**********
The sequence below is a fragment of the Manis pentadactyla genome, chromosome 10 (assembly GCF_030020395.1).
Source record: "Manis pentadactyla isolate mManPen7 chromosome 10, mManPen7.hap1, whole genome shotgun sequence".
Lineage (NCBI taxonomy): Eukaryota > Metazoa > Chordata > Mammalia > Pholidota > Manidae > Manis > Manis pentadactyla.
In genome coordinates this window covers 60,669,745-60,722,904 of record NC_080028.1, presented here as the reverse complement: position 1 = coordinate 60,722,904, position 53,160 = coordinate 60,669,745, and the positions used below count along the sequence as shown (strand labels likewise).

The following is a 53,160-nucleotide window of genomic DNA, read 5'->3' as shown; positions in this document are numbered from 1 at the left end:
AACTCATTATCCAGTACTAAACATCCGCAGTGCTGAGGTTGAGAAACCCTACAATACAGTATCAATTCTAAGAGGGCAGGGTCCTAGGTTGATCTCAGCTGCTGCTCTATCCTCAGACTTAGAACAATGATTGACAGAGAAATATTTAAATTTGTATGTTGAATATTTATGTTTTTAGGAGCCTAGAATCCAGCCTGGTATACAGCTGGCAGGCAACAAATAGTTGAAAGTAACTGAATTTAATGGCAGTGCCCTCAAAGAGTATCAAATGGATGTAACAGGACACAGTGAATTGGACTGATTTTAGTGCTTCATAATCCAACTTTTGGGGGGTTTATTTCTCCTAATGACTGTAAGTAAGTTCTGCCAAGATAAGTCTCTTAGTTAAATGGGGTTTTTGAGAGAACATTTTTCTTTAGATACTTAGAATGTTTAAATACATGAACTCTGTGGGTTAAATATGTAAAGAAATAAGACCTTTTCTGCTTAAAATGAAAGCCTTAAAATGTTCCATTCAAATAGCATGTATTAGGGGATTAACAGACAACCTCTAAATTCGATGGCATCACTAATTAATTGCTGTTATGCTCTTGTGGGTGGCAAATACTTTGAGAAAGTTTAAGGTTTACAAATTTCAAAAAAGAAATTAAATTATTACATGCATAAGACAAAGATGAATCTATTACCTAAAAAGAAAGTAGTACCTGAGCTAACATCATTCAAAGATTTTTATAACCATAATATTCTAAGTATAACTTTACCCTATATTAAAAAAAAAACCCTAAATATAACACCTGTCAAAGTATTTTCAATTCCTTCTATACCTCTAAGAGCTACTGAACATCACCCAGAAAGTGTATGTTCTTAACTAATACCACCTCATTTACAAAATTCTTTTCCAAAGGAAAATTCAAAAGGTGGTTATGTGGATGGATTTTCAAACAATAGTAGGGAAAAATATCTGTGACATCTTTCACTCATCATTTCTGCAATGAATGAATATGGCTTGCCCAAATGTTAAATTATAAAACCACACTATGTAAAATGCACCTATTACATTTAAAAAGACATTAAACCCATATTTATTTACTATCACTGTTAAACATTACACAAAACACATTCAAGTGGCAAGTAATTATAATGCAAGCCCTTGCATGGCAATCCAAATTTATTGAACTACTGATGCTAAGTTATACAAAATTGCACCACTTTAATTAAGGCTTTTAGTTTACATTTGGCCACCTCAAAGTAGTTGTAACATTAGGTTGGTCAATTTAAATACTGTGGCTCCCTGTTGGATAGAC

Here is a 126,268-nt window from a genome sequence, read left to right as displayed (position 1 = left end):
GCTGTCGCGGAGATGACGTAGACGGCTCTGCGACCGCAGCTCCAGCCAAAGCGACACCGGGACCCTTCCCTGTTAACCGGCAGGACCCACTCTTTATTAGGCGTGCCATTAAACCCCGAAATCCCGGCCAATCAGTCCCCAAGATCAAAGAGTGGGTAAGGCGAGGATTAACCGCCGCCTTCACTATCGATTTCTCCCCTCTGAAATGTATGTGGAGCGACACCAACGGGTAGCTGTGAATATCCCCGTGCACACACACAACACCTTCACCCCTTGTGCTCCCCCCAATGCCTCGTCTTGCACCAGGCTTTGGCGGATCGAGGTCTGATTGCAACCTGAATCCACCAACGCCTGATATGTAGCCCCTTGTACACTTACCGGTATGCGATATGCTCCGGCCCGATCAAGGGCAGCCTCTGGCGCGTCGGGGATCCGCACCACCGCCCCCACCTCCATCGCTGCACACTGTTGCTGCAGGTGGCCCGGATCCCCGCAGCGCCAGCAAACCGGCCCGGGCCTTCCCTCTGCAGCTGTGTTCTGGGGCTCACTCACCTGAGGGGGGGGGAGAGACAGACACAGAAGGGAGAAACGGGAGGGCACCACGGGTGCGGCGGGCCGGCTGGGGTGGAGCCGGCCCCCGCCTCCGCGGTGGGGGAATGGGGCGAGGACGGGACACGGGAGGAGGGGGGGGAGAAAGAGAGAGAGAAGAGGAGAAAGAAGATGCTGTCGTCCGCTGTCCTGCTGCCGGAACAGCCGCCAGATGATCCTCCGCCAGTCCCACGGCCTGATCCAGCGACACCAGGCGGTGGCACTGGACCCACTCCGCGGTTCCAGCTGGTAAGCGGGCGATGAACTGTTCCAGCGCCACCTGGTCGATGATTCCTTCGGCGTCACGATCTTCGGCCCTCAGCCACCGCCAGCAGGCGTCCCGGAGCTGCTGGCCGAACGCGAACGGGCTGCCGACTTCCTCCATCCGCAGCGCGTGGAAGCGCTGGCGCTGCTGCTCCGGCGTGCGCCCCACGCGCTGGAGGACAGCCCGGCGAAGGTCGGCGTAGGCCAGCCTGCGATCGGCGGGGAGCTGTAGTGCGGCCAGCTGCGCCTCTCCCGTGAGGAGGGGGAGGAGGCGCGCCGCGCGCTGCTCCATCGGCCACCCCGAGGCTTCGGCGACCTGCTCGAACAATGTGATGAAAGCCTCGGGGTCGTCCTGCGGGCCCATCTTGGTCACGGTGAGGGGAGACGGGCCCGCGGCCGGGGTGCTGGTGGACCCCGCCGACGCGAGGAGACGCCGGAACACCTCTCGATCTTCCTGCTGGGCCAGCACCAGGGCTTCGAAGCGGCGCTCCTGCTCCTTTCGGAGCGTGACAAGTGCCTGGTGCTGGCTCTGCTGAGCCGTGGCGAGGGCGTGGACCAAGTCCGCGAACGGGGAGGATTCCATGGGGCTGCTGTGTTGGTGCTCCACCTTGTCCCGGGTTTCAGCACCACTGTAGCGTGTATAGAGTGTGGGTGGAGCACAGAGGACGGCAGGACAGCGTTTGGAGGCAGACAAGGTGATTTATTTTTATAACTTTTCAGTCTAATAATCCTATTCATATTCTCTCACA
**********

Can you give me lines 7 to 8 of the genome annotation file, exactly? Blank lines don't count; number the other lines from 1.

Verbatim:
Here is a 126,268-nt window from a genome sequence, read left to right as displayed (position 1 = left end):
GCTGTCGCGGAGATGACGTAGACGGCTCTGCGACCGCAGCTCCAGCCAAAGCGACACCGGGACCCTTCCCTGTTAACCGGCAGGACCCACTCTTTATTAGGCGTGCCATTAAACCCCGAAATCCCGGCCAATCAGTCCCCAAGATCAAAGAGTGGGTAAGGCGAGGATTAACCGCCGCCTTCACTATCGATTTCTCCCCTCTGAAATGTATGTGGAGCGACACCAACGGGTAGCTGTGAATATCCCCGTGCACACACACAACACCTTCACCCCTTGTGCTCCCCCCAATGCCTCGTCTTGCACCAGGCTTTGGCGGATCGAGGTCTGATTGCAACCTGAATCCACCAACGCCTGATATGTAGCCCCTTGTACACTTACCGGTATGCGATATGCTCCGGCCCGATCAAGGGCAGCCTCTGGCGCGTCGGGGATCCGCACCACCGCCCCCACCTCCATCGCTGCACACTGTTGCTGCAGGTGGCCCGGATCCCCGCAGCGCCAGCAAACCGGCCCGGGCCTTCCCTCTGCAGCTGTGTTCTGGGGCTCACTCACCTGAGGGGGGGGGAGAGACAGACACAGAAGGGAGAAACGGGAGGGCACCACGGGTGCGGCGGGCCGGCTGGGGTGGAGCCGGCCCCCGCCTCCGCGGTGGGGGAATGGGGCGAGGACGGGACACGGGAGGAGGGGGGGGAGAAAGAGAGAGAGAAGAGGAGAAAGAAGATGCTGTCGTCCGCTGTCCTGCTGCCGGAACAGCCGCCAGATGATCCTCCGCCAGTCCCACGGCCTGATCCAGCGACACCAGGCGGTGGCACTGGACCCACTCCGCGGTTCCAGCTGGTAAGCGGGCGATGAACTGTTCCAGCGCCACCTGGTCGATGATTCCTTCGGCGTCACGATCTTCGGCCCTCAGCCACCGCCAGCAGGCGTCCCGGAGCTGCTGGCCGAACGCGAACGGGCTGCCGACTTCCTCCATCCGCAGCGCGTGGAAGCGCTGGCGCTGCTGCTCCGGCGTGCGCCCCACGCGCTGGAGGACAGCCCGGCGAAGGTCGGCGTAGGCCAGCCTGCGATCGGCGGGGAGCTGTAGTGCGGCCAGCTGCGCCTCTCCCGTGAGGAGGGGGAGGAGGCGCGCCGCGCGCTGCTCCATCGGCCACCCCGAGGCTTCGGCGACCTGCTCGAACAATGTGATGAAAGCCTCGGGGTCGTCCTGCGGGCCCATCTTGGTCACGGTGAGGGGAGACGGGCCCGCGGCCGGGGTGCTGGTGGACCCCGCCGACGCGAGGAGACGCCGGAACACCTCTCGATCTTCCTGCTGGGCCAGCACCAGGGCTTCGAAGCGGCGCTCCTGCTCCTTTCGGAGCGTGACAAGTGCCTGGTGCTGGCTCTGCTGAGCCGTGGCGAGGGCGTGGACCAAGTCCGCGAACGGGGAGGATTCCATGGGGCTGCTGTGTTGGTGCTCCACCTTGTCCCGGGTTTCAGCACCACTGTAGCGTGTATAGAGTGTGGGTGGAGCACAGAGGACGGCAGGACAGCGTTTGGAGGCAGACAAGGTGATTTATTTTTATAACTTTTCAGTCTAATAATCCTATTCATATTCTCTCACA